Twenty-Third Sunday in Ordinary Time
It has been a while since anyone called me “idealistic.” Years ago, when I was a young monk and enlightening an abbot visitor on what a more perfect living arrangement for the monastery might be, the adjective was used. But not as a compliment. It was a polite way of avoiding the terms utopian, unrealistic, or naïve. Idealistic views draw their clarity and selling-power from their willful exclusion of factors which contradict their persuasiveness. Getting there is the problem.
Why do we have so many projects we have begun in enthusiasm, but which are never finished? Why the loss of interest or even the sense of disappointment? Maybe because there wasn’t really a good match between our ideals and our inner commitment and motivation. We hoped the project would provide fuel, but the fire had gone out. Our Lord encourages us to sit down and calculate, to sit down and decide. This is already a coming home to ourselves, a living within our own skin and limits, which is all too rare. We build towers and wage battles as substitutes for acknowledging our self-worth and our liabilities. It is not a matter of cursing our fate or blaming others. The CV we write for ourselves has too many redacted lines that are blotted out because they contradict the persuasiveness of the ideal picture we want to paint.
The Lord in the Gospel today seems to be making a distinction between those who travel with him and those ready to become disciples. He sets up some shocking conditions for the latter. The semantic efforts to smooth down their sharp edges (a Semitic exaggeration, it really means to prefer or be indifferent) deflect from the shock they were meant to have. Far from offering a sign-up bonus, Jesus wants to strip us of all security and protection.
The monastic tradition has always understood what Jesus is about here. Let them not have an easy entrance, let them wait in the guesthouse, try their patience, tell them all the hard and difficult things that await them. Teachers and masters will rebuff potential disciples until they are forced and shocked into reaching more deeply within themselves. It seems that their ideals have brought them to be disciples, that their ideals will carry them through, that they will at least grow into those ideals. But real learning and living cannot begin until this tower of self construction has collapsed, until it has died. When someone’s heart is beating rapidly and out of rhythm, the doctor will defibrillate the heart. First, he STOPS the heart before he can begin its normal rhythm. Jesus’s words have to shock us before we can begin to hear what they mean.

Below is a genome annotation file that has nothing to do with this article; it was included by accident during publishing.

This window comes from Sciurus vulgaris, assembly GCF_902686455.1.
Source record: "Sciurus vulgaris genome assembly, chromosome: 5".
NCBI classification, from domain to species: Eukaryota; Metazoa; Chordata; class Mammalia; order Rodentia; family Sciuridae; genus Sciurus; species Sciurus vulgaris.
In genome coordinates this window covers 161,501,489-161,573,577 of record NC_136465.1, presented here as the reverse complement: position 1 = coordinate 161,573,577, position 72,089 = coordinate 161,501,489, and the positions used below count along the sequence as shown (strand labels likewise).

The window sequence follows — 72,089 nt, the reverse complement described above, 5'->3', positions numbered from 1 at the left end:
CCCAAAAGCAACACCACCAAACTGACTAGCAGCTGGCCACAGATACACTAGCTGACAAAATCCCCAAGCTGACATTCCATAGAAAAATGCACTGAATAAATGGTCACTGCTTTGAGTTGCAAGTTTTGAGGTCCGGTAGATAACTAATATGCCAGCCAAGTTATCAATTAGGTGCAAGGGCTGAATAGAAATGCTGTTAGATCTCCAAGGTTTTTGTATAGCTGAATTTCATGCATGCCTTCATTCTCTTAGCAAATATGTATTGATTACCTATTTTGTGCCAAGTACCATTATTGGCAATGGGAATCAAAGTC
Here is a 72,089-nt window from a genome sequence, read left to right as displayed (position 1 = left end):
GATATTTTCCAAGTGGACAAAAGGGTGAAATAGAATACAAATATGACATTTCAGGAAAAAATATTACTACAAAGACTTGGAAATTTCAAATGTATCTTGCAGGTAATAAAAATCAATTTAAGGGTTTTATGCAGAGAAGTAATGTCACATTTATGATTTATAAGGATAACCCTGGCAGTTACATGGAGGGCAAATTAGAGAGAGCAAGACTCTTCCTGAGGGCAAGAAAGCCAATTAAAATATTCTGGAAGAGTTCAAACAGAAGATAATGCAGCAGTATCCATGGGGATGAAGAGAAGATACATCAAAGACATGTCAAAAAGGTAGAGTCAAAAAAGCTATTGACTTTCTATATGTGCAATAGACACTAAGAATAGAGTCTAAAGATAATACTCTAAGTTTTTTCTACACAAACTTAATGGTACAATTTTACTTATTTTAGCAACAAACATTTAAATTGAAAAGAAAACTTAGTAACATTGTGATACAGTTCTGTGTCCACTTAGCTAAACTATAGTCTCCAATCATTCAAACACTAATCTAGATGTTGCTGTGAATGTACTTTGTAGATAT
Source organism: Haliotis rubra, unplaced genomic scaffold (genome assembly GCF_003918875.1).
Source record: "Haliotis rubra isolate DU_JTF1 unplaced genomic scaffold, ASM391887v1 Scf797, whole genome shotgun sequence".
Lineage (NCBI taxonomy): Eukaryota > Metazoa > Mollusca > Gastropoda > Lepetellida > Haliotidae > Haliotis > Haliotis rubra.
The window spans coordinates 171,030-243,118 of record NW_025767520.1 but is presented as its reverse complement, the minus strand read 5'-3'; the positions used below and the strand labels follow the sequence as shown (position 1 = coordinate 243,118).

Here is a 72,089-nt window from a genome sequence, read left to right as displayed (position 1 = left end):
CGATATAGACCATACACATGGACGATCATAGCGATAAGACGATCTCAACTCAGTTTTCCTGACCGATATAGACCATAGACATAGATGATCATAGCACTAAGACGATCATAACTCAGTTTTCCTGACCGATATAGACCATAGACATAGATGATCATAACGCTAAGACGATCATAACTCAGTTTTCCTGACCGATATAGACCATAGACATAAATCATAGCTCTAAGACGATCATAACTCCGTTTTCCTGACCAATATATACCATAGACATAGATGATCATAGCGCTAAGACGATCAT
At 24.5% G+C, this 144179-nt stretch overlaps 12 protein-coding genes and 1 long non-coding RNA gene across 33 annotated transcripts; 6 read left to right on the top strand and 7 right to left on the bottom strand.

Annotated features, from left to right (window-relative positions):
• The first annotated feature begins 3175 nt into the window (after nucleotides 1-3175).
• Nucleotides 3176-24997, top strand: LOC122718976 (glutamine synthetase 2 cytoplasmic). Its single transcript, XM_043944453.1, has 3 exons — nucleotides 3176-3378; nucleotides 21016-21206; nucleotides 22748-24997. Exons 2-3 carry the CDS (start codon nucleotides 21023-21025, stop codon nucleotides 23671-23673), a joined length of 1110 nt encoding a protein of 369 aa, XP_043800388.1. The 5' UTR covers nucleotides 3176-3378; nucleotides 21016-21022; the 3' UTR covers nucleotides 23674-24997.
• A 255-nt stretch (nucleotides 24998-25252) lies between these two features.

Painful as these shocks may be, they are really acts of love and compassion. The shocks are meant to disillusion us, to ground us in reality. It is no kindness to be allowed to live from fantasies, illusions, pretenses which may offer enthusiasm and energy for a while. Even failures and criticisms can be experiences of honesty and truth that shock us back to life. But without the realism that can bear to look at all reality (not just an edited version), we are lured into a dark alley of disappointment, discouragement and despair. Jesus cannot be accused of false advertising.
We are called to sit and calculate and decide. This is a form of solitude where we understand life as a reaching into our own depths and discovering a different form of freedom, security and belonging that we have in Christ and as his disciples. Our lives are at his disposal and this can break all the logic and priorities we have learned from our culture. Our life and actions rise from a belief that is responding to Christ present in our midst.